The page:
6. The Bubble
This might sound weird to anyone who hasn’t lived in Taiwan or even to those who have lived/are currently living there, but living in Taiwan for me felt like living in a bubble. Time seem to pass by even faster than it did normally and it felt like I was more sheltered from the happenings from around the world.
While I love and missed having a Woolworths (my favourite supermarket-like store here in South Africa), while I was in Taiwan, it was nice having three 7-Elevens from which to choose within in 2km radius of my apartment. If the one was out sparkling water or my favourite ice tea, I could easily and with no fuss visit the next one to see if they perhaps had what I wanted. Additionally, I loved that the 7-Eleven was open 24/7; convenience is a fitting word. I also missed all the thing one could do at just one store: buy food, something to drink, and stationery; pay your bills; recharge your cell phone; send packages; buy tickets to a show; print, copy, and fax; use free Wi-Fi; and use an ATM.
8. Free Wi-Fi
Free Wi-Fi (even though you need to sign up to use it) is definitely another reason for why I wouldn’t think twice about moving back to Taiwan. iTaiwan is available in main tourist locations, transportation hubs, cultural landmarks, and even government offices.
9. Public Transportation
Public transportation in Taiwan is without a doubt a very good reason to move there. Public transport is affordable, clean, and on time, and whenever there is a queue, people stand in line, waiting, in an orderly fashion. Using buses to get from LinKou to Taipei, for example, was a breeze, as was using the MRT and high-speed rail.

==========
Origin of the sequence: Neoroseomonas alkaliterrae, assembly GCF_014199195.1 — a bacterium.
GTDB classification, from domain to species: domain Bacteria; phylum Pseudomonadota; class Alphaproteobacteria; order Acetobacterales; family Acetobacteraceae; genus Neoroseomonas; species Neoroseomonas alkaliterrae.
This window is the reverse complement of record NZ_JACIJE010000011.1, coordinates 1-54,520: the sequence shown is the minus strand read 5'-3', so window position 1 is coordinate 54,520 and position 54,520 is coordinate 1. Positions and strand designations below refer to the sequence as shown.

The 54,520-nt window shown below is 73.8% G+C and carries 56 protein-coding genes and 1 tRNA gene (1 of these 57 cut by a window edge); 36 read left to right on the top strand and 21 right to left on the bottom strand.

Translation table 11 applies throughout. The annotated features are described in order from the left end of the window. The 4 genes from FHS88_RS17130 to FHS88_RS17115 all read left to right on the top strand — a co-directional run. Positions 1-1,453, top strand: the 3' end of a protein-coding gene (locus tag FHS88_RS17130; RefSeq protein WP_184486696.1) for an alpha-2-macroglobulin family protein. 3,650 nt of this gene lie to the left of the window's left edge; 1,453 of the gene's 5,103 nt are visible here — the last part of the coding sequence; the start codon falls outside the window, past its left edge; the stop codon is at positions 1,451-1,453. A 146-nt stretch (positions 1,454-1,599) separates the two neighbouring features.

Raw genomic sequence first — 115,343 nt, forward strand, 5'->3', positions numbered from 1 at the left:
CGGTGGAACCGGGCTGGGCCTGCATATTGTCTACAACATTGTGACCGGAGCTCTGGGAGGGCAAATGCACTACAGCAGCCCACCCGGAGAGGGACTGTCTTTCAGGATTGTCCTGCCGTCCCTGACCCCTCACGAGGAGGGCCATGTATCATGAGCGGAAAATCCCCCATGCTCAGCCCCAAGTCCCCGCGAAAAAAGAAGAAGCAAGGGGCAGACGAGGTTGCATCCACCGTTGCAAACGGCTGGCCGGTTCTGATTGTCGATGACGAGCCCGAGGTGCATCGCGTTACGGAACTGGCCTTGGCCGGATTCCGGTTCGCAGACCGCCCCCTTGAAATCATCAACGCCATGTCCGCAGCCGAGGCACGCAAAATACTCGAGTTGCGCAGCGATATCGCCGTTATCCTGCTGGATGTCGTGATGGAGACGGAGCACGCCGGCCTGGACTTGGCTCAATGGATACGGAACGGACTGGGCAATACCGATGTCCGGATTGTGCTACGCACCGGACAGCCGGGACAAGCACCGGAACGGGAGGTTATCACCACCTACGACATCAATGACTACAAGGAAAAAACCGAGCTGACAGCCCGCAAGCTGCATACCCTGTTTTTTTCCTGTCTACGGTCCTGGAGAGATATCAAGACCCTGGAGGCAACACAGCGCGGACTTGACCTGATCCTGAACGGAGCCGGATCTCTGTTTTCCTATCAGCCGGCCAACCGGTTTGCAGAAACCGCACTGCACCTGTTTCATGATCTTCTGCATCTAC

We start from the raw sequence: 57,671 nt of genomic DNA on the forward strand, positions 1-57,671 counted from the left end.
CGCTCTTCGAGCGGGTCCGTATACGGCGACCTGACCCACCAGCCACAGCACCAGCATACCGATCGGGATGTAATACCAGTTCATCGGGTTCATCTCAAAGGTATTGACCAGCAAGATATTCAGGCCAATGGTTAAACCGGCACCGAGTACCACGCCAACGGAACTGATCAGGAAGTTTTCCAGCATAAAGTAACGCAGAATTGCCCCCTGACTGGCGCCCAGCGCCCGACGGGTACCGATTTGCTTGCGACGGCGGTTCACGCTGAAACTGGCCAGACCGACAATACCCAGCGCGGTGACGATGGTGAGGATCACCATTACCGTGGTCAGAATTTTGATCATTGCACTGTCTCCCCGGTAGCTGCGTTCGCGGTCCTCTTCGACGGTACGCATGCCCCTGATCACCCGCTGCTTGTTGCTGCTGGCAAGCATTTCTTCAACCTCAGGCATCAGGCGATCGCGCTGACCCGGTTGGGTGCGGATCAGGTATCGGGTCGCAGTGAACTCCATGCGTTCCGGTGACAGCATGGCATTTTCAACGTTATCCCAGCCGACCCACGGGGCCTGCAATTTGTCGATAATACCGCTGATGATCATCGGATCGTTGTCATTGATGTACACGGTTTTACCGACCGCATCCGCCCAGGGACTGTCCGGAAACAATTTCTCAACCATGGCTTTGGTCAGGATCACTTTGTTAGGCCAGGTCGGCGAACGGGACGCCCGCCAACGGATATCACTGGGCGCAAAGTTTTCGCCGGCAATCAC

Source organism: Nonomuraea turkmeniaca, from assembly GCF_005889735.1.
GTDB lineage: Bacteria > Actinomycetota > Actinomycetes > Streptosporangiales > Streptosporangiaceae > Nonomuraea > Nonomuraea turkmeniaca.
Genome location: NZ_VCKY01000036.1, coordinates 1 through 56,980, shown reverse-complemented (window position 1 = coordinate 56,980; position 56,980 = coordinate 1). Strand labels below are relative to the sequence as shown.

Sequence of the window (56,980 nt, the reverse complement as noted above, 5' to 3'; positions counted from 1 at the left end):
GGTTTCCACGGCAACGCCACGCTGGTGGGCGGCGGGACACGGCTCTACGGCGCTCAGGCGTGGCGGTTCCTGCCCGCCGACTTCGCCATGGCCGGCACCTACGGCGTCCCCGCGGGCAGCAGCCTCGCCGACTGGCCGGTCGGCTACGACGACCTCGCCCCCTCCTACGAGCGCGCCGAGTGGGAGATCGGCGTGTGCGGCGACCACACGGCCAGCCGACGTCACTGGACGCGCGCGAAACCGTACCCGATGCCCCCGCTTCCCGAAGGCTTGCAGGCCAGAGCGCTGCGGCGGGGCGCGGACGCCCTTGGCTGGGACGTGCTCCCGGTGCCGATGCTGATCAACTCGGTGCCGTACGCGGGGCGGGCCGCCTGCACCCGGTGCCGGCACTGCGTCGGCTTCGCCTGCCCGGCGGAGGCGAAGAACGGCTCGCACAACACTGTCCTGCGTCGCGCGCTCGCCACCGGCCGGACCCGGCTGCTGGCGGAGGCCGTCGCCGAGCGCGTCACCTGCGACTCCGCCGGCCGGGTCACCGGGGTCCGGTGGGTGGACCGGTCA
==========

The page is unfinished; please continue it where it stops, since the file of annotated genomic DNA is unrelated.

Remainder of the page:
Want to know more about living in Taiwan? A First-Timer in Taiwan: Some Cultural Differences
10. Medical Facilities
It is pretty safe to say that when working with kids, you are going to get sick. Unfortunately for me, I was sick with a cold and flu more often than I wanted to be while living in Taiwan. As a foreign ESL teacher, I had to belong to the national health care aid, and pay a minimum amount per month. When I had to go see a doctor, I paid something like NT$ 150 for the doctor’s visit and I got medication ‘for free’ for at least four days, which is quite cheap if I compare visiting a doctor and getting medicine here in South Africa.
As you read, there are at least 10 reasons why Taiwan is a great country in which to teach English as a Second Language; for me, I would move back to Taiwan to teach ESL in a heartbeat if the opportunity arises.
What are some reasons you think Taiwan is the best ESL teaching destination in Asia?
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About the Author
Denine Walters is currently a freelance writer, editor/proofreader and ESL teacher. Previously, she taught online English lessons to students from all around the world and, before that, she lived and taught English to young learners in Taiwan. In her free time, she likes to read, do scrapbooking and grammar quizzes, and travel.